Tripti Joshi

The Bat (1959 film)

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4.3/5 Amazon

Director  Crane Wilbur
Cinematography  Joseph F. Biroc
Language  English
6/10 IMDb

5.8/10 Letterboxd

Genre  Horror, Thriller, Mystery
Country  United States
The Bat (1959 film) movie poster
Writer  Avery Hopwood, Mary Roberts Rinehart, Crane Wilbur
Release date  August 9, 1959 (1959-08-09)
Screenplay  Mary Roberts Rinehart, Avery Hopwood
Cast  Vincent Price (Dr. Malcolm Wells), Agnes Moorehead (Cornelia van Gorder), Gavin Gordon (Lt. Andy Anderson), John Sutton (Warner, the chauffeur), Lenita Lane (Lizzie Allen), Darla Hood (Judy Hollander)
Similar movies  Mad Max: Fury Road, Jurassic World, John Wick, Blackhat, Taken 3, Furious 7
Tagline  When Someone SCREAMS ... It Will Be YOU!

The bat 1959 horror thriller mystery

The Bat is an American mystery film from 1959 starring Vincent Price and Agnes Moorehead. It is the fourth film adaptation of the story, which began as a 1908 novel The Circular Staircase by Mary Roberts Rinehart, which she later adapted (with Avery Hopwood) into the 1920 play The Bat. This film version was adapted by playwright Crane Wilbur, who also directed.


The Bat (1959 film) movie scenes

The Bat was distributed in 1959 on a double bill with the British Hammer film The Mummy.

The Bat (1959 film) wwwgstaticcomtvthumbmovieposters7445p7445p

The Bat is now in the public domain, and is available for online download.

The bat 1959 vincent price agnes moorehead


Cornelia Van Gorder (Agnes Moorehead) is a mystery author who lives in a town terrorized by a mysterious murderer known only as "The Bat". The Bat is said to be a man with no face who murders women at night by ripping out their throats with steel claws. Early in the film, The Bat enters Van Gorder's house and releases a bat, which bites van Gorder's maid Lizzy (Lenita Lane). With Lizzy in a panic, fearing she may now have contracted "the rabies", an outbreak of which local papers have reported, Van Gorder calls her doctor, Dr Malcolm Wells (Vincent Price), who is conducting research on bats.

Meanwhile, the whole town is searching for a million-dollar stash of looted bank securities that were recently stolen. Dr. Wells discovers the location of the treasure when the thief confides in him. Wells then murders the thief in cold blood, presumably so that he can take the treasure for himself, which he believes to be hidden in van Gorder's house.

A series of break-ins and murders by The Bat brings the local chief of detectives, Andy Anderson (Gavin Gordon) to the Van Gorder house. The Bat then murders two people in the Van Gorder house, Mark Fleming (John Bryant) and Judy Hollander (Darla Hood). Anderson attempts to determine the identity of The Bat, suspecting both Wells and Van Gorder's new butler, Warner (John Sutton). Wells is removed from suspicion, however, when he is murdered by The Bat in his lab.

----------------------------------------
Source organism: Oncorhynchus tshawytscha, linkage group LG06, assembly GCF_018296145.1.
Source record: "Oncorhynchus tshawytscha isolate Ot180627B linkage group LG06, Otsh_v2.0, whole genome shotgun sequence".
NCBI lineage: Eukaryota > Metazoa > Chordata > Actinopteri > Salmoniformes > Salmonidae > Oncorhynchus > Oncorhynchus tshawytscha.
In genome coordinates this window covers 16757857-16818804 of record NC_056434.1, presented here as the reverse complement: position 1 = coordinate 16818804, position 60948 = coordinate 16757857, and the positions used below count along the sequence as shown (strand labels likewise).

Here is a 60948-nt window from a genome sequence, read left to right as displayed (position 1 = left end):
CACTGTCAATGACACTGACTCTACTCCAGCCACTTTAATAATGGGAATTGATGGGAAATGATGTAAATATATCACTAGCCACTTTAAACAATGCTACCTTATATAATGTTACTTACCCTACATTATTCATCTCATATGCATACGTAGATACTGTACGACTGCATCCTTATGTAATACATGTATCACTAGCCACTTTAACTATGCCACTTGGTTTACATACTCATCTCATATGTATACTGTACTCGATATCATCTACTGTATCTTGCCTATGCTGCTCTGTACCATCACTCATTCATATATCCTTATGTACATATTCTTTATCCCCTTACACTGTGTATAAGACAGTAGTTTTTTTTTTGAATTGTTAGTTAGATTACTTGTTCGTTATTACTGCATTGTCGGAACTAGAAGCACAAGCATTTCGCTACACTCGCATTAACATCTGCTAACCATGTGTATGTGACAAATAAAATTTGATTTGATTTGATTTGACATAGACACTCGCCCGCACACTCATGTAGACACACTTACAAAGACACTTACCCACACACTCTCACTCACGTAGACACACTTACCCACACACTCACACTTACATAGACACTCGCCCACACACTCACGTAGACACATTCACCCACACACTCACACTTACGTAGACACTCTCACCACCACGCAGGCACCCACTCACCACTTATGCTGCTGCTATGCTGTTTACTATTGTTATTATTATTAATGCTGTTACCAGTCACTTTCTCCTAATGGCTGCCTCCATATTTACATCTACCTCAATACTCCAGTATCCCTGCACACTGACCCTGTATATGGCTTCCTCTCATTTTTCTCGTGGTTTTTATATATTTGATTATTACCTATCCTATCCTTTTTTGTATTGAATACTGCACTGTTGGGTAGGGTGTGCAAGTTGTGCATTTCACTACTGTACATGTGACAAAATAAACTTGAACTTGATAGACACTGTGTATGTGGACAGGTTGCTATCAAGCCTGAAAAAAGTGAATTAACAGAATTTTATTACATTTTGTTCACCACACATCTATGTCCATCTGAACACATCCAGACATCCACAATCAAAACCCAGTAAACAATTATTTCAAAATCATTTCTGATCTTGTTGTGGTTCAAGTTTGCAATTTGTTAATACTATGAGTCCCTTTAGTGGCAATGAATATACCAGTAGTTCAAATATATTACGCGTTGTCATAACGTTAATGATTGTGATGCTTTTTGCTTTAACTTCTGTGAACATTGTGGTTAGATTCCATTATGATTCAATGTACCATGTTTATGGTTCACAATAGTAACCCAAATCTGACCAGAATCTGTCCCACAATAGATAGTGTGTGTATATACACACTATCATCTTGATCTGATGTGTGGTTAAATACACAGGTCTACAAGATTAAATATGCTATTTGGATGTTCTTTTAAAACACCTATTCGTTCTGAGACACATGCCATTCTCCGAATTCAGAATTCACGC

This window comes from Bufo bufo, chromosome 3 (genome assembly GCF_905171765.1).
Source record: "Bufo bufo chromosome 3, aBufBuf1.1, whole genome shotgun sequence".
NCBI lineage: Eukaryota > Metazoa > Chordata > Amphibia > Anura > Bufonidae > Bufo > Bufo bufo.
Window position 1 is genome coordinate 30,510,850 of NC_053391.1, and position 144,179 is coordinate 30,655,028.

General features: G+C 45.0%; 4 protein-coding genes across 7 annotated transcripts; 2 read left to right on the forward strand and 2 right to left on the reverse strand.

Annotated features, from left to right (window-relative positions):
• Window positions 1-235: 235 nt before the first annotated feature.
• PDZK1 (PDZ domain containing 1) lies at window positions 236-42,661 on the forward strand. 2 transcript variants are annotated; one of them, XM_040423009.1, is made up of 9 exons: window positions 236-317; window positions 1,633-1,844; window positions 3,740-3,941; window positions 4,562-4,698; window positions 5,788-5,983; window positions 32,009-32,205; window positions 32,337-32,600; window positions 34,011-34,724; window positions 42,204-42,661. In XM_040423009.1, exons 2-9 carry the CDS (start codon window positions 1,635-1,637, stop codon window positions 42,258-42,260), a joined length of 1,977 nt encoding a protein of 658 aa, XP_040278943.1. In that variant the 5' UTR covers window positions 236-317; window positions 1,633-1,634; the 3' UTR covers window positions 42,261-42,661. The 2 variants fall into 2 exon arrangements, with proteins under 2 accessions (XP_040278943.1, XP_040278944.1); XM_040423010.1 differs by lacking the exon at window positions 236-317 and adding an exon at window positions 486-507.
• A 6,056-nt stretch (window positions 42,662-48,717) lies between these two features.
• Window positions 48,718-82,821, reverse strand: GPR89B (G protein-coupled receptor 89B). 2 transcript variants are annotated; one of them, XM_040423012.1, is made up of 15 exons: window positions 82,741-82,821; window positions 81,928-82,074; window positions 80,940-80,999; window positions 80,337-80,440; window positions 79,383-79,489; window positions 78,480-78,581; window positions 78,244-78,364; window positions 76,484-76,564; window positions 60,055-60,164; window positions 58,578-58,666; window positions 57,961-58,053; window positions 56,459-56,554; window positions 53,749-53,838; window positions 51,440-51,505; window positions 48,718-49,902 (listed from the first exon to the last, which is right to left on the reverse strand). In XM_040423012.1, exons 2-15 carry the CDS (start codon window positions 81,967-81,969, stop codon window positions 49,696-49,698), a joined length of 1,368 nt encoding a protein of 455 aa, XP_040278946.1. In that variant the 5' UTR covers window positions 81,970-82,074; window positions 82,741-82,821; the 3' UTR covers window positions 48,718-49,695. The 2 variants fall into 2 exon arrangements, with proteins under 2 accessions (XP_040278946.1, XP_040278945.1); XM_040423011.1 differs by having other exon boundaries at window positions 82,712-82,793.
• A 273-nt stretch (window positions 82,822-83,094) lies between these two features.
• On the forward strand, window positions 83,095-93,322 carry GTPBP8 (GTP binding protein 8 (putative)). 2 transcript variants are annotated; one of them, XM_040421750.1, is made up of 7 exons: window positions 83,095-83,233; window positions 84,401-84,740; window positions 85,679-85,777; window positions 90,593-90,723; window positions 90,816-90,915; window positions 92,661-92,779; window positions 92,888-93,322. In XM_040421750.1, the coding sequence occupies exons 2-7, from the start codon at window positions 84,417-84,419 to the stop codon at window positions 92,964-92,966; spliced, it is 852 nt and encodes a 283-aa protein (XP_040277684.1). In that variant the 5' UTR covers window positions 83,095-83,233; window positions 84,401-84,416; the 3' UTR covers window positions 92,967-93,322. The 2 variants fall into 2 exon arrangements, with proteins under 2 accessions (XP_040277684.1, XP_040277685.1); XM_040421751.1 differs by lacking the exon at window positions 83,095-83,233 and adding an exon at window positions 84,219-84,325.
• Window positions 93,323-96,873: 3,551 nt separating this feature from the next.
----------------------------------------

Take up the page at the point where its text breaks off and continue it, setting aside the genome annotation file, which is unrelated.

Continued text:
Van Gorder cleverly manages to capture The Bat inside the secret room in her house. The Bat shoots a detective named Davenport (Robert Williams), and is then shot by Warner. Warner unmasks The Bat and he is revealed to be Lieutenant Anderson.


  • Vincent Price as Dr. Malcolm Wells
  • Agnes Moorehead as Cornelia van Gorder
  • Gavin Gordon as Lt. Andy Anderson
  • John Sutton as Warner
  • Lenita Lane as Lizzie Allen
  • Elaine Edwards as Dale Bailey
  • Darla Hood as Judy Hollander
  • John Bryant as Mark Fleming
  • Harvey Stephens as John Fleming
  • Cast notes

  • The Bat was the final film appearance for Darla Hood, who played "Darla" in The Little Rascals shorts.
  • Production

    RKO Pictures bought the rights to remake the film from Mary Pickford, who produced the original 1926 film adaptation for United Artists, the studio she founded in 1919 with Douglas Fairbanks, Charles Chaplin and D. W. Griffith.


    The Bat was released as a double feature with the Hammer horror film The Mummy.


    According to Turner Classic Movies, in an era of movies featuring "rampaging aliens and sinister ghouls", the film's period piece approach was not a crowd pleaser, although its reputation has improved over time.

    Film critic Leonard Maltin awarded the film 2 1/2 out of 4 stars (a rating which he used more than any other rating) calling it "[a] faithful filming of Mary Roberts Rinehart-Avery Hopwood play".

    Allmovie gave the film a mixed review, complimenting the film's screenplay, but criticized the script's mechanical nature and lack of scariness, as well as the varying quality of performances from the cast. But they also stated, "While it's all done in a by-the-numbers manner, there's more than enough here to entertain whodunit fans".

    In a contemporary review of the film, The New York Times praised Moorehead's "good, snappy performance" and Crane Wilbur's direction.


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